The proscenium arch is killing theater. Stories told on stage are extremely complex, yet the architecture that has housed these plays for thousands of years is limiting. Through the lens of the proscenium arch we see only a glimpse the story. So much information is lost behind the blinders of canonical theater architecture.

 The stage needs to embrace complexity to do its stories justice. For audience members to be immersed, they must face this complexity, and curate it themselves. Using Hamlet as a case study, this thesis reinvents the theater to house a single play; a space that embraces each scene and character, breaking the fourth wall to create not a theater, but an environment.

This project aims to establish a crossroads of art and culture at the heart of the site. Popular destinations along each edge of the plot such as a kayak launch from Hallet's Cove, a sculpture park, commercial traffic from Vernon boulevard, and a waterfront path create the potential for a blurring of program at the core of the building. The design delegates program to the four exterior quadrants defining the crossroads, leaving the central axis of the space open to the interaction of art, artist, and observer.

This studio project used floating architecture typologies to reverse the current supply chain supporting luxury hotels. Sited in Suriname, the project utilized the central river as both a route for luxury travel and a new support system to supply local villages with needed goods.

The final investigation proposed an inversion of the current state of luxury hotels in Suriname by bringing the tourist to the amenities via floating vessels. The subversive agenda of the project was an underlying delivery system to supply villages with goods including lumber, gas, and industrial goods. In addition to this system was the possibility of aggregation on the water. By providing superstructures as a visual index for the boats to plug into, the aggregations were organized for specific uses including an eating space, pool, zipline, and market condition.

Project Partner: Zahid Alibhai

The final installment of this studio involved a visitor’s center addition to the Strasenburgh Planetarium in Rochester, New York. The design took cues from the unusual curvature of the existing building, as well as themes of carving, displacement, and stratification that played a role in the geological formation of the region.

This housing project was approached with a focus on pathway connections. The site was situated at a central point in downtown Bogota- one which established connections between city bike routes, pedestrian green space networks, and vehicular public transport. Equally important to the project was a sensitivity to the shift in scale between low-rise neighborhoods to the southwest and high-rise towers to the northeast.

Through the use of section, the project was designed to establish a close, self-protected community (eyes-on-the-street approach), allowing both permeability through the site and also moments of enclosure for neighbors to gather. By creating a continuous pathway through the site itself, the project simultaneously achieved an intimacy on the scale of the neighborhood and an openness appropriate to the scale of the city.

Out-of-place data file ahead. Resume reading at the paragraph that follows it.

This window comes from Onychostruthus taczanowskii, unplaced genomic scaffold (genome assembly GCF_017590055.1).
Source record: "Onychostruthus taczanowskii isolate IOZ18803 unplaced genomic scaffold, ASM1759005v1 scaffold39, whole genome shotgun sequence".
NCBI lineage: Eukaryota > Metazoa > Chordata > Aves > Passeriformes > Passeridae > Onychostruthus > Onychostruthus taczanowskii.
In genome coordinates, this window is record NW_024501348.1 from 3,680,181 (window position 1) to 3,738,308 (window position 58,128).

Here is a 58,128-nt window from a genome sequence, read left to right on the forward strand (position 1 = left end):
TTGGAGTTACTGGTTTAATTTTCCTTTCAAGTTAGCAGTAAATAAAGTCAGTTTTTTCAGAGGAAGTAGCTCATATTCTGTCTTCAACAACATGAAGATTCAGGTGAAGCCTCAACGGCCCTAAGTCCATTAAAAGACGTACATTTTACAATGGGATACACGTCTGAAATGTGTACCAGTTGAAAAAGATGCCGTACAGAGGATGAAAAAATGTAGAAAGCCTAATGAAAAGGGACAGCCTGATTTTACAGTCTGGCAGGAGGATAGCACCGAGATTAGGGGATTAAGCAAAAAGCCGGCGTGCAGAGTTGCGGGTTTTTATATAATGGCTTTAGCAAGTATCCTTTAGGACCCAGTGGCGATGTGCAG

Project Partner: Alex Jopek.

This project was inspired by the insection of sight-lines and view corridors. In studying the Globe theater as a precedent, we noted that the orientation of the space resulted in an intersection of audience views. Our studies then led us to explore how irregular geometries such as site context could lead to unconventional sight-line intersections. Using the program Grasshopper, we developed a coding langauge that yielded the intersection points of sightlines across varying geometries as point clouds.

Project Partner: Michael Babcock

This project involved a temporary addition to the Fuertes Observatory on Cornell University campus (design by L.P. Burnham, 1917), in which eleven large scale exhibitions were to be housed. Taking inspiration from the astrological phenomenon of reading a three-dimensional group of stars as a two-dimensional map, this design utilized the scalar location and distance of the constellations to establish a landscape of canopies surrounding the central observation tower. Subsequently, each structural member in the design is a scalar representation of a star seen from the Fuertes telescope.

This project was a study of the relationship between the observer and the observed. The  structure is located along a hiking path and serves both as a lookout for the passing hiker as well as a dwelling for those inside. The design of the main wall served to connect the interior and exterior  inhabitant through light and pathway. The selective restriction of the exterior served to enhance and focus its presence within.

This project consisted of a structural analysis of the Casa Da Musica, designed by OMA. Of particular interest in our study was the main auditorium, whose frame was entirely isolated from the outer structure using pads, such that the acoustic quality of the interior was impeccable. Large trusses spanning the two central shear walls provided supports for both the auditorium below and the white concrete panels comprising the facade, which hung in tension.

Project Partner: Michael Babcock